alltogetherMembers of LAEV on a bike rideFor many women, a new kind of communal living offers a radical solution to the most basic problems of work/life balance. But could “cohousing” be right for you?

In the car-congested metropolis of Los Angeles, where drive-throughs and gas stations are ubiquitous, there is a unique community in the Koreatown section where residents grow their own crops and eschew automobiles in favor of bicycles. It’s housed in a three-building complex (once low-income housing), which is typical for the area, but it stands out from the rest of the neighborhood in many ways. Pedestrian paths are designated with green and yellow lines. A hand-painted “Please slow down” sign greets visitors at the main gate; it refers to traffic, but the moment you enter, you experience a radical change of pace from the hustle and bustle outside. The large, light-filled lobby houses a piano, a dry-erase board with the community’s weekly schedule, and several couches. A bookshelf holds free clothes, household items, and reading material for the taking. Apple and banana trees line the perimeter of the grounds, and a chicken coop is home to a few egg-laying hens. Public art, including a light sculpture, decorates the exteriors of garages that have been converted into shops and studios, where residents can borrow a drill or handsaw from the tool-lending library, take an art class, or learn to sew.

alltogether1A sign outside of LAEV

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This urban Shangri-la is the Los Angeles Eco-Village (LAEV), and it is what’s known as a cohousing community. Every cohousing setup has different policies, but at LAEV, residents maintain small, private apartments and have access to lots of shared spaces. There are outdoor gardens lush with dinosaur kale, ripe red tomatoes, and hot peppers, and there’s a large community room with all sorts of amenities, including a children’s play area. At weekly Sunday-evening potluck dinners, neighbors work together to devise menus and cook, with special attention paid to birthdays, graduations, and anniversaries. Communal washers, dryers, and clotheslines are available to all residents, and informal childcare sharing is worked out among the parents. Members are expected to attend two out of the three “work parties” that occur each month to improve the complex, and everyone is expected to clean up after themselves within 24 hours of using a shared area. Several residents help with painting, plumbing, and carpentry, while the crops are tended by a gardening group. This cooperative life-style offers a vibrant, sustainable, and affordable way of life—the rents at LAEV are one-third to one-half the market rates in the surrounding areas. A typical single unit costs $475 a month, and a two-bedroom is $900—even in a distinctly urban setting.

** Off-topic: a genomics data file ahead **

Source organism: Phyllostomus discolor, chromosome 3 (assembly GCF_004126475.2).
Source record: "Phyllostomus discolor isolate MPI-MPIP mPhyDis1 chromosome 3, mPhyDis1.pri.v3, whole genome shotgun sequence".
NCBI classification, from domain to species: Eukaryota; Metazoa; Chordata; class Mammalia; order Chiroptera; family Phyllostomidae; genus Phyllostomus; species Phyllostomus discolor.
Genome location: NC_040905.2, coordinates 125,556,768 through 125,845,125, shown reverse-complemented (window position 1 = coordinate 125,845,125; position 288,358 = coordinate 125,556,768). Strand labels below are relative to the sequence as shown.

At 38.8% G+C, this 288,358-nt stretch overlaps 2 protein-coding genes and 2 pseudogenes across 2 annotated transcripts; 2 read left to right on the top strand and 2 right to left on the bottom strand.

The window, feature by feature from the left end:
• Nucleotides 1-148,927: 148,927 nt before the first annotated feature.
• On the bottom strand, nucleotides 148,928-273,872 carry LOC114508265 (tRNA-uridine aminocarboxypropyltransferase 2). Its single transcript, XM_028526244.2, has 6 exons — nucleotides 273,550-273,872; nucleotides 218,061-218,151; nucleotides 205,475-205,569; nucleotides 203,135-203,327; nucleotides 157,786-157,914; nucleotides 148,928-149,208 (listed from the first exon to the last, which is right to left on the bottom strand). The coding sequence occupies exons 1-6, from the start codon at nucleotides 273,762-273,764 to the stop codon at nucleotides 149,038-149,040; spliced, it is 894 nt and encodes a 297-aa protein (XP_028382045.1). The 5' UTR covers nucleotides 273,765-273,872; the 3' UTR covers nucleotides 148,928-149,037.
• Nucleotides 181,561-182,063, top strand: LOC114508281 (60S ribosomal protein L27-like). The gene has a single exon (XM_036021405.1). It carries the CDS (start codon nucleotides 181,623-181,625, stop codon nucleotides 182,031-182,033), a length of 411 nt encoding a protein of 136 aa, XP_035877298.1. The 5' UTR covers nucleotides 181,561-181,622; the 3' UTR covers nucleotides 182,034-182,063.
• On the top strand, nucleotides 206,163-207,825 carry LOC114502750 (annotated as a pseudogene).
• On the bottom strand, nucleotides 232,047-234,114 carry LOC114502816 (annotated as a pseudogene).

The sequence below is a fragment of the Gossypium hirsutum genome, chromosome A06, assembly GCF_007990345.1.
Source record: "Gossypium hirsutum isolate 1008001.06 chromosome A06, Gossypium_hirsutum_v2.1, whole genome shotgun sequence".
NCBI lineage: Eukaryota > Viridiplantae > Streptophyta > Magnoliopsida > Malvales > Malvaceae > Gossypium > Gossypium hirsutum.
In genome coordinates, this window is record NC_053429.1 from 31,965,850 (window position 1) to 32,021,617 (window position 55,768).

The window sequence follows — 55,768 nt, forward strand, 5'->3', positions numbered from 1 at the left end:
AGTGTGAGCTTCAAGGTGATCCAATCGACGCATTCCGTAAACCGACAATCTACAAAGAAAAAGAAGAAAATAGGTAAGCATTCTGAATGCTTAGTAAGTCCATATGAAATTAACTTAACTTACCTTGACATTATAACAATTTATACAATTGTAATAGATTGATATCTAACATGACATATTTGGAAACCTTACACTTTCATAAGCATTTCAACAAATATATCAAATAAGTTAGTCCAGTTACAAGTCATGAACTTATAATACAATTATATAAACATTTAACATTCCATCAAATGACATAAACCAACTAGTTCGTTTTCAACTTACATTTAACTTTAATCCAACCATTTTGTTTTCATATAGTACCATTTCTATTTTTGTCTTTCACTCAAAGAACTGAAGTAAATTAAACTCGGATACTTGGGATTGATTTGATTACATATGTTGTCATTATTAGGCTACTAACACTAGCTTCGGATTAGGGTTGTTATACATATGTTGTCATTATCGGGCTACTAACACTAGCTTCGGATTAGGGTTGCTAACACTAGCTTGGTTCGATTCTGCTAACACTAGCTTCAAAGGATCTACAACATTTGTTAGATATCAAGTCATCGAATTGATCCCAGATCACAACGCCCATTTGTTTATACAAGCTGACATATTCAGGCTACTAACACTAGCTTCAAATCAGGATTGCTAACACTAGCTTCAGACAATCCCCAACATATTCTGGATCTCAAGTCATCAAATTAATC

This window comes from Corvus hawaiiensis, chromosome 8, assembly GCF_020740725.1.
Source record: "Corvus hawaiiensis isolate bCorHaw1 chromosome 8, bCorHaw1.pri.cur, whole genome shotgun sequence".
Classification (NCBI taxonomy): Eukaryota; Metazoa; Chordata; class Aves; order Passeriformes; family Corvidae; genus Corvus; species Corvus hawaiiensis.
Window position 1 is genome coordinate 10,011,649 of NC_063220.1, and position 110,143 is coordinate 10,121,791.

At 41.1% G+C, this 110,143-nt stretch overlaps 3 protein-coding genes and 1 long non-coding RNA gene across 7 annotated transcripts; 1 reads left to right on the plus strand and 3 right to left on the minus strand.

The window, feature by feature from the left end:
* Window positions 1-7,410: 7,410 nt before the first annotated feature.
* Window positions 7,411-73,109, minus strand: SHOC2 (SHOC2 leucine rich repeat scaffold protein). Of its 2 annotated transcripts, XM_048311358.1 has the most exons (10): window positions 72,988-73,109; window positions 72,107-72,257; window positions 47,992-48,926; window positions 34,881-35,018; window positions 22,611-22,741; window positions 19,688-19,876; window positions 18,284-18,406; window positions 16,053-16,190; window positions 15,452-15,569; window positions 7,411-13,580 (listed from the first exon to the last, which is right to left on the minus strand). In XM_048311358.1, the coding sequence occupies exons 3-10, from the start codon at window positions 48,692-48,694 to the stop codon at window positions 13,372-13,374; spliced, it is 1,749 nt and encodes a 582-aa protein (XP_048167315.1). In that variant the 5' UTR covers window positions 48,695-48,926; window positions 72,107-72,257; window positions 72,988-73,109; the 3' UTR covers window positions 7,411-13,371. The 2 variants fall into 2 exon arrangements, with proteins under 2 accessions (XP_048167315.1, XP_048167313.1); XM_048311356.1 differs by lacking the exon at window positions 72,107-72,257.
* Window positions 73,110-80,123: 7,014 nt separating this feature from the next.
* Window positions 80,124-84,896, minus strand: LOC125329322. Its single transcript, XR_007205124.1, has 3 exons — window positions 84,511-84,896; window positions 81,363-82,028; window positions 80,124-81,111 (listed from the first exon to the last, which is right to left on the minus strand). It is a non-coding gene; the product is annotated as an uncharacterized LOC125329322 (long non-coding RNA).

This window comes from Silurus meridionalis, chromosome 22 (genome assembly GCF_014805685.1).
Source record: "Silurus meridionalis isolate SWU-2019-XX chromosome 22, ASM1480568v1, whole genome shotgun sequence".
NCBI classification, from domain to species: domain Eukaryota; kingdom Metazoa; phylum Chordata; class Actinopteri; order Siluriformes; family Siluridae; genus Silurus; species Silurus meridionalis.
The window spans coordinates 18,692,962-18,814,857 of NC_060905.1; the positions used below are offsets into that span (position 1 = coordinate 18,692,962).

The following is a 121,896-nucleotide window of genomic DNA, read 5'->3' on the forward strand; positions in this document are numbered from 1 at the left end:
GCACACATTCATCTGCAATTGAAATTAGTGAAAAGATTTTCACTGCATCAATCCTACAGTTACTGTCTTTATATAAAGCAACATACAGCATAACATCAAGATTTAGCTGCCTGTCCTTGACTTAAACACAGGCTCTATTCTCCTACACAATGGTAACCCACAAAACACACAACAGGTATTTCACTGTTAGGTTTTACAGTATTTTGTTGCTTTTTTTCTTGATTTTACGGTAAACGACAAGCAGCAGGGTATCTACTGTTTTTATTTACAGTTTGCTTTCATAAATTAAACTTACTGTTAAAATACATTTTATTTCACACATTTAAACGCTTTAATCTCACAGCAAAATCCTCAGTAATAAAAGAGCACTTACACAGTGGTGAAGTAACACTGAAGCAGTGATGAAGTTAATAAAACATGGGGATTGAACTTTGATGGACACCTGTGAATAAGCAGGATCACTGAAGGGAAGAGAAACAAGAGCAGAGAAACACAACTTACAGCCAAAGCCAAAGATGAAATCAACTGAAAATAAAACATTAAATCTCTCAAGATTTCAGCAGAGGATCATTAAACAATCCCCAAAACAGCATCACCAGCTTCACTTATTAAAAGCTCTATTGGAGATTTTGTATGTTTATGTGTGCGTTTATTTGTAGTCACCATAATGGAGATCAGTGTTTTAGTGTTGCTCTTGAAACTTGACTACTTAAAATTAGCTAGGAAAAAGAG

alltogether2A chicken hangs out in the chicken coop

 

The concept of cohousing originated in Denmark—dubbed bofællesskaber, or “living communities”—in the early 1970s. An American couple, Kathryn McCamant and Charles Durrett, encountered this way of life in 1980 while studying architecture at the University of Copenhagen. They both grew up in tight-knit neighborhoods, and the notion of sharing resources combined with a strong sense of community made a lot of sense; they wanted to bring the idea back to the States. Upon returning to the U.S. in the mid-’80s, the couple penned Cohousing: A Contemporary Approach to Housing Ourselves, which spawned the beginning of intentional neighborhoods like LAEV in America. And lest you think that cohousing is akin to living on a commune Wanderlust-style, the objective is vastly different. As McCamant and Durrett explain, “Communes are often organized around strong ideological beliefs and may depend on a charismatic leader to establish the direction of the community and hold the group together. Cohousing, on the other hand, offers a new approach to housing rather than a new way of life.”

alltogether4A sign in the garden

alltogether5Clothes drying on the laundry lines

 

In Josephine Sarria’s LAEV apartment, her family’s to-do list is written in bright colors on a chalkboard wall. While the 33-year-old bespectacled Latina relaxes in her red living room, her three-year-old son, Joaquin Sol, wanders through into the lemon-yellow kitchen and opens the smaller-than-average refrigerator to grab a glass bottle of water. Sarria lives with Joaquin, her partner, Jimmy, and her 12-year-old son, Jean-Michel, in an apartment with French doors that faces the courtyard and a banana tree outside.

alltogether6Joaqueen Sol Lizama and Eyla Lark Waters playing